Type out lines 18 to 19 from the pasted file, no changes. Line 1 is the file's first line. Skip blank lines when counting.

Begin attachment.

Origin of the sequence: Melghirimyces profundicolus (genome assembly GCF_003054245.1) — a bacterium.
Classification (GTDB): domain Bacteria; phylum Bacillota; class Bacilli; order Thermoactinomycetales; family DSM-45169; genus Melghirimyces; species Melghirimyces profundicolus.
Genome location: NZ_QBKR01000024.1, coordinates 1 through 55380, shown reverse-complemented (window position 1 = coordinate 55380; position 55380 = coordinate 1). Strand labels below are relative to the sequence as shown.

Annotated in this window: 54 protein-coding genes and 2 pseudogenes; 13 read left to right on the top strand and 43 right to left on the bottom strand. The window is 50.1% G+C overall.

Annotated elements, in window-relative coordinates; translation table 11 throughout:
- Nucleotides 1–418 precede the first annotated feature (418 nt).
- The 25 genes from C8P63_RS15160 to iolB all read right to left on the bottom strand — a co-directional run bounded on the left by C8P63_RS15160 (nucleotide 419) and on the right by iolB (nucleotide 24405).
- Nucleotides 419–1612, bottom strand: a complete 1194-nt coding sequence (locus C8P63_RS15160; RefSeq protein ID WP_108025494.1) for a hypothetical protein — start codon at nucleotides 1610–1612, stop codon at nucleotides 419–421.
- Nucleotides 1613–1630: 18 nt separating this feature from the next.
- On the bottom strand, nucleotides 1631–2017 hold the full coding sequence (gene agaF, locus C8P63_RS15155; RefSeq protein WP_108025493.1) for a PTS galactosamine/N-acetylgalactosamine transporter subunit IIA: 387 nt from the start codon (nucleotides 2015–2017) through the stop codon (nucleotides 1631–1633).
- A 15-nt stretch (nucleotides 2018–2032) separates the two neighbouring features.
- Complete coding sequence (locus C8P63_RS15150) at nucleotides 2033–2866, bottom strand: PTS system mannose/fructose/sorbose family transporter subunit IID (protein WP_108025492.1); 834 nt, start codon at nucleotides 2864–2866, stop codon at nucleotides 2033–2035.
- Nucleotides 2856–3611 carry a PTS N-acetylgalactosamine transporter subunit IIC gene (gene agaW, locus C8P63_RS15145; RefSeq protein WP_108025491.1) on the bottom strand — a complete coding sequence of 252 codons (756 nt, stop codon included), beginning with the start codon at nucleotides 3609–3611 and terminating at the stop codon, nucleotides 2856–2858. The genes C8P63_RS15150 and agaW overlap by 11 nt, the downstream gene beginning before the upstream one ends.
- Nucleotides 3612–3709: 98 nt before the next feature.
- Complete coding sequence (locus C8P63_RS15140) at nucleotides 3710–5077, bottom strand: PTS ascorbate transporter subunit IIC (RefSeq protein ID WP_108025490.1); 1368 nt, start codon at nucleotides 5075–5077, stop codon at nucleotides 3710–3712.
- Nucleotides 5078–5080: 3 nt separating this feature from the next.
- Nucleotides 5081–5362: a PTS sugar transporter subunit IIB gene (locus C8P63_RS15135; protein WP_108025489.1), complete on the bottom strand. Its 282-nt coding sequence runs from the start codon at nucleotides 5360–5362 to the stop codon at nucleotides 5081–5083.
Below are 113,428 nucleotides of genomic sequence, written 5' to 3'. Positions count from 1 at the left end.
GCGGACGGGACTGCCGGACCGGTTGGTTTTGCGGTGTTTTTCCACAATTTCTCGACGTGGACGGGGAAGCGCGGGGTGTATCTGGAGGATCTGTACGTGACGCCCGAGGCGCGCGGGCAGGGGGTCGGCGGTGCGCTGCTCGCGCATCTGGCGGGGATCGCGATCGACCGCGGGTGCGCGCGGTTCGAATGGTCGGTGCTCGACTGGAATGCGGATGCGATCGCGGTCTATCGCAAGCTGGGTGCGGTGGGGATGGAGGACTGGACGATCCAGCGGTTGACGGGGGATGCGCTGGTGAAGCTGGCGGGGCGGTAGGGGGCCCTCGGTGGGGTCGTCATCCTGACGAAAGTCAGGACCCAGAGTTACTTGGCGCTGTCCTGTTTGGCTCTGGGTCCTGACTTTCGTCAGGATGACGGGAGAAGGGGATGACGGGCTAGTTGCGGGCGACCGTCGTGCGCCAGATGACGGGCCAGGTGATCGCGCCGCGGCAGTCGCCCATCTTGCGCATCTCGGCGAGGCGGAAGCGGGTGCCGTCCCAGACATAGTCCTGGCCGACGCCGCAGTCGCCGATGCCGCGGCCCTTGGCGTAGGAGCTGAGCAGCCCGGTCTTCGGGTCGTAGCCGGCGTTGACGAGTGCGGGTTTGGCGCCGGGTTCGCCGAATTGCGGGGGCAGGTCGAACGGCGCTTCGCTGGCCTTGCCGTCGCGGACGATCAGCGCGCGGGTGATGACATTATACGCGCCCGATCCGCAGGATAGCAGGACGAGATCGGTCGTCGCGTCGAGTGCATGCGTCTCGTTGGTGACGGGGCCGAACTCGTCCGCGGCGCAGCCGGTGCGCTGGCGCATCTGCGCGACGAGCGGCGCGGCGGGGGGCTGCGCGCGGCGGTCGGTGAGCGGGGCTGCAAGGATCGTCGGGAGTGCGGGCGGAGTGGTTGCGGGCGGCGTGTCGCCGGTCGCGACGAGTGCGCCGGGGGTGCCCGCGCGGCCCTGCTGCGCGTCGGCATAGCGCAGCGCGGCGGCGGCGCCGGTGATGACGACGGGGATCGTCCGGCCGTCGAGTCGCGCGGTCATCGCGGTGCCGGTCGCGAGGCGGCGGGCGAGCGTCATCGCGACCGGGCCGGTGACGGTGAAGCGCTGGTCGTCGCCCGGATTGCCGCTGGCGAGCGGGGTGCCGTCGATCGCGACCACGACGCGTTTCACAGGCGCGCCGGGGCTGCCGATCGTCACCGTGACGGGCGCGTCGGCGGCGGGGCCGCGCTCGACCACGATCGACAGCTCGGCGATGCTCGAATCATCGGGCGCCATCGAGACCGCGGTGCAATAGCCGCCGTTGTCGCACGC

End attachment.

Below are 113,428 nucleotides of genomic sequence, written 5' to 3'. Positions count from 1 at the left end.
GCGGACGGGACTGCCGGACCGGTTGGTTTTGCGGTGTTTTTCCACAATTTCTCGACGTGGACGGGGAAGCGCGGGGTGTATCTGGAGGATCTGTACGTGACGCCCGAGGCGCGCGGGCAGGGGGTCGGCGGTGCGCTGCTCGCGCATCTGGCGGGGATCGCGATCGACCGCGGGTGCGCGCGGTTCGAATGGTCGGTGCTCGACTGGAATGCGGATGCGATCGCGGTCTATCGCAAGCTGGGTGCGGTGGGGATGGAGGACTGGACGATCCAGCGGTTGACGGGGGATGCGCTGGTGAAGCTGGCGGGGCGGTAGGGGGCCCTCGGTGGGGTCGTCATCCTGACGAAAGTCAGGACCCAGAGTTACTTGGCGCTGTCCTGTTTGGCTCTGGGTCCTGACTTTCGTCAGGATGACGGGAGAAGGGGATGACGGGCTAGTTGCGGGCGACCGTCGTGCGCCAGATGACGGGCCAGGTGATCGCGCCGCGGCAGTCGCCCATCTTGCGCATCTCGGCGAGGCGGAAGCGGGTGCCGTCCCAGACATAGTCCTGGCCGACGCCGCAGTCGCCGATGCCGCGGCCCTTGGCGTAGGAGCTGAGCAGCCCGGTCTTCGGGTCGTAGCCGGCGTTGACGAGTGCGGGTTTGGCGCCGGGTTCGCCGAATTGCGGGGGCAGGTCGAACGGCGCTTCGCTGGCCTTGCCGTCGCGGACGATCAGCGCGCGGGTGATGACATTATACGCGCCCGATCCGCAGGATAGCAGGACGAGATCGGTCGTCGCGTCGAGTGCATGCGTCTCGTTGGTGACGGGGCCGAACTCGTCCGCGGCGCAGCCGGTGCGCTGGCGCATCTGCGCGACGAGCGGCGCGGCGGGGGGCTGCGCGCGGCGGTCGGTGAGCGGGGCTGCAAGGATCGTCGGGAGTGCGGGCGGAGTGGTTGCGGGCGGCGTGTCGCCGGTCGCGACGAGTGCGCCGGGGGTGCCCGCGCGGCCCTGCTGCGCGTCGGCATAGCGCAGCGCGGCGGCGGCGCCGGTGATGACGACGGGGATCGTCCGGCCGTCGAGTCGCGCGGTCATCGCGGTGCCGGTCGCGAGGCGGCGGGCGAGCGTCATCGCGACCGGGCCGGTGACGGTGAAGCGCTGGTCGTCGCCCGGATTGCCGCTGGCGAGCGGGGTGCCGTCGATCGCGACCACGACGCGTTTCACAGGCGCGCCGGGGCTGCCGATCGTCACCGTGACGGGCGCGTCGGCGGCGGGGCCGCGCTCGACCACGATCGACAGCTCGGCGATGCTCGAATCATCGGGCGCCATCGAGACCGCGGTGCAATAGCCGCCGTTGTCGCACGC